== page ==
Author Topic: Open a new IRA for recent retiree?  (Read 778 times)

renata ricotta

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Open a new IRA for recent retiree?
« on: August 31, 2020, 01:29:05 PM »
As discussed here, my dad (63) recently retired due to COVID and I'm helping him manage his retirement.

His pension is currently covering his expenses. There's not a ton of room, but he has a savings account of about $30k to cover any shortfalls, and I'm a backstop as well. The plan is for him to add social security at age 66.6 (which will more than double his monthly income) and avoid drawing from his 401(k) for as long as possible, likely after my mom retires in 10 years (it's a Roth so RMDs aren't an issue).

My question is whether I should advise him to open an IRA and fund it to the max with $7,000 he currently has in cash. He has earned income this year from before he retired (and even if he didn't, my mom is working and they file jointly). Basically, it would move $7k from the "now/cash" bucket into the "later/invested" 401(k) bucket. Upsides would be getting more in the market, and tax savings. Downsides would be less liquidity, but if he needs more cash for an unexpected expense I could always cover it.


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Re: Open a new IRA for recent retiree?
« Reply #1 on: August 31, 2020, 11:46:49 PM »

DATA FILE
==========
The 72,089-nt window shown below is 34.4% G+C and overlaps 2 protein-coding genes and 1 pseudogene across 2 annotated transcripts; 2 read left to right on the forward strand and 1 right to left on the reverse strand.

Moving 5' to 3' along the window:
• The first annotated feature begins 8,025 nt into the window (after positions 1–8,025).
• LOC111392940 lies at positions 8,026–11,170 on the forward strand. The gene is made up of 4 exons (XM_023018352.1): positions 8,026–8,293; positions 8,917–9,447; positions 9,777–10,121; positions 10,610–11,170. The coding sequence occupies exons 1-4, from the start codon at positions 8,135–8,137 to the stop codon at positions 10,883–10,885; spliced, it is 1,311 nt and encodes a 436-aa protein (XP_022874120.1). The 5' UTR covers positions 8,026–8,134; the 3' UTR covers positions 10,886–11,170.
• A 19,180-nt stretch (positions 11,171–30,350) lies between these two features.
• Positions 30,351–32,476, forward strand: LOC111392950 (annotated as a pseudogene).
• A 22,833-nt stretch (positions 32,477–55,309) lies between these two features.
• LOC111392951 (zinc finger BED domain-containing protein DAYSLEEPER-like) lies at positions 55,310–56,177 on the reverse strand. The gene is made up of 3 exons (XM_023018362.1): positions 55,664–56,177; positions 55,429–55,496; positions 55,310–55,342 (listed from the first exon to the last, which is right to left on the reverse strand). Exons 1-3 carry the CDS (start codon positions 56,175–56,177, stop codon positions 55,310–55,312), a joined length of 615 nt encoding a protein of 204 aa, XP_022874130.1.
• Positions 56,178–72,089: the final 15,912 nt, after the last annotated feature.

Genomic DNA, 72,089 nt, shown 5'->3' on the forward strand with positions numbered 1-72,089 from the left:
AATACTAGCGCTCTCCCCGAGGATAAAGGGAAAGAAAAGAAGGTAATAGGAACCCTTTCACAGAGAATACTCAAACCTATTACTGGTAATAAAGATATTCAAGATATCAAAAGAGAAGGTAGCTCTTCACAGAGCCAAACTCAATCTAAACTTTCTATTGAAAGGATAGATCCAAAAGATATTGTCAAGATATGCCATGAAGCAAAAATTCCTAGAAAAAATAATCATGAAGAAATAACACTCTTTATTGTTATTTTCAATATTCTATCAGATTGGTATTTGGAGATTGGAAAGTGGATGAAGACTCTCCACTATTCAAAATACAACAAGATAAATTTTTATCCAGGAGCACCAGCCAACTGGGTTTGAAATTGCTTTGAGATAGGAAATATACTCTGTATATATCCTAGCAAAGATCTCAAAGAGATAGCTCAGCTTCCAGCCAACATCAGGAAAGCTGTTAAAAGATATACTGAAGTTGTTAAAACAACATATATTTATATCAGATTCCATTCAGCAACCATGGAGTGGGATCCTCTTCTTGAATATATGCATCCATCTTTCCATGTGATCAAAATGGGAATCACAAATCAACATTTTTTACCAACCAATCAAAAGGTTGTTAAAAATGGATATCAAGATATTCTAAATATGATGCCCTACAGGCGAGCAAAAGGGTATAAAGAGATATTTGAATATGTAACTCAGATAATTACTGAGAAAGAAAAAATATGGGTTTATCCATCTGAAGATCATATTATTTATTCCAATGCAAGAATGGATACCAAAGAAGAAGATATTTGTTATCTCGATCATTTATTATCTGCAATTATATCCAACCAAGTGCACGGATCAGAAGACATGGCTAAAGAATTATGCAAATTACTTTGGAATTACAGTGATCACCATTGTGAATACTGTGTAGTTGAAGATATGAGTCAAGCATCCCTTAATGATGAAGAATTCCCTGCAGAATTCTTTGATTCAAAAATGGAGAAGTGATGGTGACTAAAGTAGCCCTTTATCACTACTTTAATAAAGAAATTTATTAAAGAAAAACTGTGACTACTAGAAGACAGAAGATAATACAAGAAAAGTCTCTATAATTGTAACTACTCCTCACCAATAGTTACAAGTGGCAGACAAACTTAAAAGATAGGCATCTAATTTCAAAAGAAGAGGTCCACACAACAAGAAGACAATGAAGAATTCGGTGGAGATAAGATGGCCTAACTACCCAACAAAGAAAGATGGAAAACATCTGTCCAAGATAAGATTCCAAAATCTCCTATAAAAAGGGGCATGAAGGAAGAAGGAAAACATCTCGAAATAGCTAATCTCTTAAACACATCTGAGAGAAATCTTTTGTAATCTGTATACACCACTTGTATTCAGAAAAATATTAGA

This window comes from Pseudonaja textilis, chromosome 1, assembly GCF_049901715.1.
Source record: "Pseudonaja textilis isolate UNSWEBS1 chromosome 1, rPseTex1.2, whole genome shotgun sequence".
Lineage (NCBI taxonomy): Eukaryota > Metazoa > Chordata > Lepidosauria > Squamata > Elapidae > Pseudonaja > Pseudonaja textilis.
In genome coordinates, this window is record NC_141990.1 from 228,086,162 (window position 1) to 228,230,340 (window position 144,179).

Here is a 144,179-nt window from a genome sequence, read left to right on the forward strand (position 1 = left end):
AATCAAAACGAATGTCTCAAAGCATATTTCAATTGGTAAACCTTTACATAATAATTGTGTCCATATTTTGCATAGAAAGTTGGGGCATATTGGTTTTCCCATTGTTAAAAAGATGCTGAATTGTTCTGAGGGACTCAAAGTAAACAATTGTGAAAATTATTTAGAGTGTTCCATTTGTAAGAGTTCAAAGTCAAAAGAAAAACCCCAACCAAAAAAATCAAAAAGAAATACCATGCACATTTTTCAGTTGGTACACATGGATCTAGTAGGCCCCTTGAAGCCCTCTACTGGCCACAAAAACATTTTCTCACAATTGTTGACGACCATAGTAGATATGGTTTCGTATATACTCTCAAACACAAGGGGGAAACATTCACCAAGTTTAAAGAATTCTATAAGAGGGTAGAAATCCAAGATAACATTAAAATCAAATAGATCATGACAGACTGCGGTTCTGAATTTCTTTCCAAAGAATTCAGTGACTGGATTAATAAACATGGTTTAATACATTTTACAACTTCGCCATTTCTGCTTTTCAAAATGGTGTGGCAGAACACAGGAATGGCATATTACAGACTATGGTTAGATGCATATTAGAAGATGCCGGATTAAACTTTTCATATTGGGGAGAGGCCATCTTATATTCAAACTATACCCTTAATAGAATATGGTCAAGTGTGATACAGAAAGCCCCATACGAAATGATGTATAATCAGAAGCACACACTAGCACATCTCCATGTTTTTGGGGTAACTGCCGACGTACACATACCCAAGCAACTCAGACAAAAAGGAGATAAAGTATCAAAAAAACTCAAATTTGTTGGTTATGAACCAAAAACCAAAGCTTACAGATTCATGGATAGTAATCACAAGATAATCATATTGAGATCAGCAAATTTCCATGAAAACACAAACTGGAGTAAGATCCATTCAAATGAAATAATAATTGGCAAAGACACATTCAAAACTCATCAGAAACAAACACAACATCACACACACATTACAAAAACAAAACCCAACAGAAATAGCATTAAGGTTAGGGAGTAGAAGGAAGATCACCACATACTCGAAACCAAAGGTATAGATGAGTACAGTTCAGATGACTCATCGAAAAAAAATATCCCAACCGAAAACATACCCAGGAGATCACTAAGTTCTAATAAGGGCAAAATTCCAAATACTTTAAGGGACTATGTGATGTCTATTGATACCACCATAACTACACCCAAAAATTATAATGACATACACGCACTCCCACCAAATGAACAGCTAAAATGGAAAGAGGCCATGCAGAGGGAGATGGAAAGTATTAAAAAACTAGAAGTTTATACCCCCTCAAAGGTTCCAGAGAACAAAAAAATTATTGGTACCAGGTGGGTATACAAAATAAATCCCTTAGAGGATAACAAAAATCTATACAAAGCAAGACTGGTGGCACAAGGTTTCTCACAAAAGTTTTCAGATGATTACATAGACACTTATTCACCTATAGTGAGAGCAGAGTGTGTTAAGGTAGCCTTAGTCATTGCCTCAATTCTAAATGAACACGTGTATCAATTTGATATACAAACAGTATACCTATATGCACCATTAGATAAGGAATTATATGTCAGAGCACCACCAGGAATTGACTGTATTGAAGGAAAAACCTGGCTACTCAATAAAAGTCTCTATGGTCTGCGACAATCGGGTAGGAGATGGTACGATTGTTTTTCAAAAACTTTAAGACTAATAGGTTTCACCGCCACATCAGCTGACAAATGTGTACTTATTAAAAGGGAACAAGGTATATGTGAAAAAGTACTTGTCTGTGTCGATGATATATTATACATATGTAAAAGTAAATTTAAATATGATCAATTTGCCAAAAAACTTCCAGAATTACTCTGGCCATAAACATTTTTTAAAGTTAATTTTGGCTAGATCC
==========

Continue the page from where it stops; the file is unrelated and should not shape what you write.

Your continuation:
Since it sounds like if anything their income will go up when he starts drawing social security I would put it in Roth. He can withdraw contributions at any time. If this is his first Roth then he'll need to wait 5 years before withdrawing gains without penalty, but if he already has a 5 year old Roth IRA he can withdraw gains without penalty since he's over 59.5 years old. If he needs some of this money as an emergency fund he could open the IRA at a bank like Ally with "high" interest and not actually invest it.


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Re: Open a new IRA for recent retiree?
« Reply #2 on: September 01, 2020, 12:35:33 PM »
Agreed--tax deferral is for when you expect your future tax rate to be lower than your current rate.  Roth is a good option, since he's past the age limit.  Taxable accounts may also be a good choice, since it looks like his income is going to be low enough even after he takes SS that he won't hit the higher tax brackets.


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